I like the idea. If Cameron does accept Clarke’s plan – and apparently he thinks it ‘elegant’ (an ironic gibe aimed at Clarke’s dishevelled chic?) – then we might just get the two classes of politician that make the constitutional lawyers so nauseous. There will be the English mules, ridden to death across the ever-proliferating Andes of Criminal Justice Bills, and the idling-Scotsmen – a species of puttering, flaneur politicians ripe with the bonhomie that comes from knowing that whilst the mules can do things that they can’t, they don’t want to do them anyway. Not when they could have a nice nap, then a languid cup-of-tea, followed by a complacent tete-a-tete with an indulgent lobby journalist who finds their style of laid-back, raconteur politician altogether more appealing than that of their legislatively-addled colleagues in unhappy Albion.

60 Years on Labour is no longer the party of the NHS

June 30, 2008

If the results of a YouGov poll published in the Daily Telegraph this morning are anything to go by, Labour is no longer the party of the NHS. Only 1 in 5 respondents to the poll – commissioned to coincide with the publication of the Darzi Report – believed that Labour would improve the health service over the next ten years. Even more tellingly, 31% of voters now think that the Conservatives would do the best job of running the NHS, with only 23% nominating Labour.

These figures seem to reflect an underlying shift in the standard people are judging the parties against on the NHS. In the past people favoured Labour on the NHS because they needed someone who could be “trusted.” After eighteen years of Conservative neglect, people thought that Labour would run the NHS better because it had the political will to do whatever was necessary to “save the NHS” from middle-class flight and chronic under-investment. This faith came from the understanding that in some way a National Health Service free at the point of use was considered constitutive of the Labour Party; the two were so closely intertwined that one could hardly exist without the other.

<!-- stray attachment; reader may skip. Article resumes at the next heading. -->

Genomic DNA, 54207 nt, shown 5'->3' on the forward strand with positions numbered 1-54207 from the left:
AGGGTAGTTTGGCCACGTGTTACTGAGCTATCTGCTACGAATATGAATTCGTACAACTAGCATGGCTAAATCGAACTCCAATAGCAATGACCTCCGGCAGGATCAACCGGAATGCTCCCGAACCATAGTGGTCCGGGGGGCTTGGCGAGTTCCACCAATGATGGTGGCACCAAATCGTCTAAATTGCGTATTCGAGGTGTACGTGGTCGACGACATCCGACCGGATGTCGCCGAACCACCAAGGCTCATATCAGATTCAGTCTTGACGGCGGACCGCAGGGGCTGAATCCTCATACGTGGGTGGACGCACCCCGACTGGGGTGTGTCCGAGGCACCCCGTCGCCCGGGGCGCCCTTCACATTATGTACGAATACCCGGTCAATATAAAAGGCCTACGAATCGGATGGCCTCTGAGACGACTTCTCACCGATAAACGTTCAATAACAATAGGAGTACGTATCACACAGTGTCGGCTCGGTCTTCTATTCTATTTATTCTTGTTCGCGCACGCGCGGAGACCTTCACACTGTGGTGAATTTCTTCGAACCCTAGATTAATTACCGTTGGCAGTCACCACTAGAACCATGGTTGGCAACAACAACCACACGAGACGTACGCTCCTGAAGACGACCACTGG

Fast-forward ten years and that sense that the NHS is in mortal danger is gone. The challenges facing the health service are suddenly much more prosaic. Value, efficiency and quality are what people are looking to government for. 44% of poll respondents think “a great deal” of money is being wasted on the NHS; 38% more think that “a fair amount” is being wasted. 78% think that the NHS has too many managers. People don’t seem to want the party with the strongest emotional attachment to the NHS anymore. The NHS doesn’t need to be “saved,” it needs to be run more efficiently and less bureaucratically. After the Credit Crunch, Northern Rock and its bungled tax reforms, the voters no longer trust Labour to run things well. Labour has become the party of mismanagement. Instead when managerial efficiency is the country’s desideratum, people are increasingly turning to the Conservatives.

The government has implicitly recognised this change from a politics of emotion, to one based on cost-benefit analysis through its endorsement of Lord Darzai’s report. The report’s recommendations all aim squarely at delivering improved quality. Hospitals and GPs will be given incentives for good treatment; patient feedback will be published; choice will become a legislative right. The government’s focus is to be placed relentlessly on improved outcomes: an NHS that moves more quickly on approving drugs, that tailors its care to the individual needs of the patient, that minimises the danger of hospital-acquired infection. It all sounds very business-like, very efficient. One imagines that a management consultant would approve. Undoubtedly this is the smart approach politically, but – as an unavoidable corollary of the strengths of this approach – it resists neat media-friendly portrayal and could easily leave people in the weeks ahead without any clear sense of what it will involve. Johnson has memorably talked about this as ‘a once-in-a-generation opportunity,’ but I’m worried that there is too much disconnect between such rhetoric and the unglamorous substance of the report.

Nation of self-haters desperately seeks scapegoat with power, privilege and GSOH

June 29, 2008